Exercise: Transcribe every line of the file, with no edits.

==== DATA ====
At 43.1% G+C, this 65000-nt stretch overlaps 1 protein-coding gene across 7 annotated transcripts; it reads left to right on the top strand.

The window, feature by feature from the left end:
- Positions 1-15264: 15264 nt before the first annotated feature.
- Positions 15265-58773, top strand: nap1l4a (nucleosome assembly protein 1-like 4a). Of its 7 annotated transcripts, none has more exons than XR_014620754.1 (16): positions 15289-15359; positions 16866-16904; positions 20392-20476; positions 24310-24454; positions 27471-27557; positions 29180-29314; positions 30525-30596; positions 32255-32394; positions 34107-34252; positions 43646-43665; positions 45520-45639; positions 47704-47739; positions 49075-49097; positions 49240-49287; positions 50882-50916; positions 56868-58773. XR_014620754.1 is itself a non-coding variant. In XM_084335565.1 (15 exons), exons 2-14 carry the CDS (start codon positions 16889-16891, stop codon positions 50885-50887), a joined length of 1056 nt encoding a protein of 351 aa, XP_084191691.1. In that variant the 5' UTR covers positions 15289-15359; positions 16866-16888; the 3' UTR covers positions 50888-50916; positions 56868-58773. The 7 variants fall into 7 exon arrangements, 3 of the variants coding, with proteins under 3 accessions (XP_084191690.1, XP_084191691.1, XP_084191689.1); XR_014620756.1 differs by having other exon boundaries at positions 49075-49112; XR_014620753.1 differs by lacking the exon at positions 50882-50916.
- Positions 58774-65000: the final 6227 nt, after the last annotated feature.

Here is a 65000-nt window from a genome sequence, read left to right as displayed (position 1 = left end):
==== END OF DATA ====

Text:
At 43.1% G+C, this 65000-nt stretch overlaps 1 protein-coding gene across 7 annotated transcripts; it reads left to right on the top strand.

The window, feature by feature from the left end:
- Positions 1-15264: 15264 nt before the first annotated feature.
- Positions 15265-58773, top strand: nap1l4a (nucleosome assembly protein 1-like 4a). Of its 7 annotated transcripts, none has more exons than XR_014620754.1 (16): positions 15289-15359; positions 16866-16904; positions 20392-20476; positions 24310-24454; positions 27471-27557; positions 29180-29314; positions 30525-30596; positions 32255-32394; positions 34107-34252; positions 43646-43665; positions 45520-45639; positions 47704-47739; positions 49075-49097; positions 49240-49287; positions 50882-50916; positions 56868-58773. XR_014620754.1 is itself a non-coding variant. In XM_084335565.1 (15 exons), exons 2-14 carry the CDS (start codon positions 16889-16891, stop codon positions 50885-50887), a joined length of 1056 nt encoding a protein of 351 aa, XP_084191691.1. In that variant the 5' UTR covers positions 15289-15359; positions 16866-16888; the 3' UTR covers positions 50888-50916; positions 56868-58773. The 7 variants fall into 7 exon arrangements, 3 of the variants coding, with proteins under 3 accessions (XP_084191690.1, XP_084191691.1, XP_084191689.1); XR_014620756.1 differs by having other exon boundaries at positions 49075-49112; XR_014620753.1 differs by lacking the exon at positions 50882-50916.
- Positions 58774-65000: the final 6227 nt, after the last annotated feature.

Here is a 65000-nt window from a genome sequence, read left to right as displayed (position 1 = left end):